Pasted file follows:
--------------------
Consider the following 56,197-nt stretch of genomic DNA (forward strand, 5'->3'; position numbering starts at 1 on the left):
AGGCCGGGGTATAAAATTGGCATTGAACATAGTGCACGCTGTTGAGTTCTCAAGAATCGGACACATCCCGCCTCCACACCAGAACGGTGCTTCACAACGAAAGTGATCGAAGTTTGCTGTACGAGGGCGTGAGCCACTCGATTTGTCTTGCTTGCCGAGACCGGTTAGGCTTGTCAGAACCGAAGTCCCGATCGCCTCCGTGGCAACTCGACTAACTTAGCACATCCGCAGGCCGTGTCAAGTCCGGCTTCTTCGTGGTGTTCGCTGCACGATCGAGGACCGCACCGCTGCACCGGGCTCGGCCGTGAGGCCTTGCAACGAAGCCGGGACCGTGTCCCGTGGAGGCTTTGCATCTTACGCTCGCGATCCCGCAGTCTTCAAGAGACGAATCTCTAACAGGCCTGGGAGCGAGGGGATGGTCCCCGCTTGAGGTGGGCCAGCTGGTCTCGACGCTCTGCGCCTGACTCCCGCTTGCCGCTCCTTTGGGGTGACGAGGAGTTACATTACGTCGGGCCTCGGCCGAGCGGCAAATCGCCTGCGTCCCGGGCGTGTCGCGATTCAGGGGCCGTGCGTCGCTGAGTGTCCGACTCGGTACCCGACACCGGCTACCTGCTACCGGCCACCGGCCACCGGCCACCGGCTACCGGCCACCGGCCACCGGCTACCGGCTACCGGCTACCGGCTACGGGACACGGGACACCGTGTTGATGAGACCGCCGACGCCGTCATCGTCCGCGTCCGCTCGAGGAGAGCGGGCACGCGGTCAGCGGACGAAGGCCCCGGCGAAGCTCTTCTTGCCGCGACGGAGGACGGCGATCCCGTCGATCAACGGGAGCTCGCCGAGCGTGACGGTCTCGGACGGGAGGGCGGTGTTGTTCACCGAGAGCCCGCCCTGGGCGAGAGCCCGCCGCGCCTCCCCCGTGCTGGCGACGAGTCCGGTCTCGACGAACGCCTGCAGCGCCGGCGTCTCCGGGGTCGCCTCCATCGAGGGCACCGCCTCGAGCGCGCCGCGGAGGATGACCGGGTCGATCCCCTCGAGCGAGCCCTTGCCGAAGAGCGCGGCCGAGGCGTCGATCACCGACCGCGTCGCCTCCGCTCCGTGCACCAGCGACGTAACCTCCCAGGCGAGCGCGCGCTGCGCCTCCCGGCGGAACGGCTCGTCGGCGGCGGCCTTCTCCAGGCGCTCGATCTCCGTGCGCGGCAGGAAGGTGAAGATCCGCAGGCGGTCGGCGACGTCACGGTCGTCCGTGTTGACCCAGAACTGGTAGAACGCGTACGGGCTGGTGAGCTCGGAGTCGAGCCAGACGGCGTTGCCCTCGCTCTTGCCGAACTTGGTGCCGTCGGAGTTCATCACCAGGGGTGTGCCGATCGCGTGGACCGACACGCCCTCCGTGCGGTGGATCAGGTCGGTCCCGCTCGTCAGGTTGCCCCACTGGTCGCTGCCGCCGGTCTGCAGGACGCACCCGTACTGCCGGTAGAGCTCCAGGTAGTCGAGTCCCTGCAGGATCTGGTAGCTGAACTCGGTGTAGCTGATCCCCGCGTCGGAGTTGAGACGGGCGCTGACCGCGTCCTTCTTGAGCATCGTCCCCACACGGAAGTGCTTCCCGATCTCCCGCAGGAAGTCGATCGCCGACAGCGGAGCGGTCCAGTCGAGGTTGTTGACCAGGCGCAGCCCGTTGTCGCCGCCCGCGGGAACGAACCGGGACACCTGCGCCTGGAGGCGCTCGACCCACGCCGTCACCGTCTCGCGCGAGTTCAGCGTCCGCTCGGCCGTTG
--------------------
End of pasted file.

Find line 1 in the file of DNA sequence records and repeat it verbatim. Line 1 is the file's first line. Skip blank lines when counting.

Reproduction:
Consider the following 56,197-nt stretch of genomic DNA (forward strand, 5'->3'; position numbering starts at 1 on the left):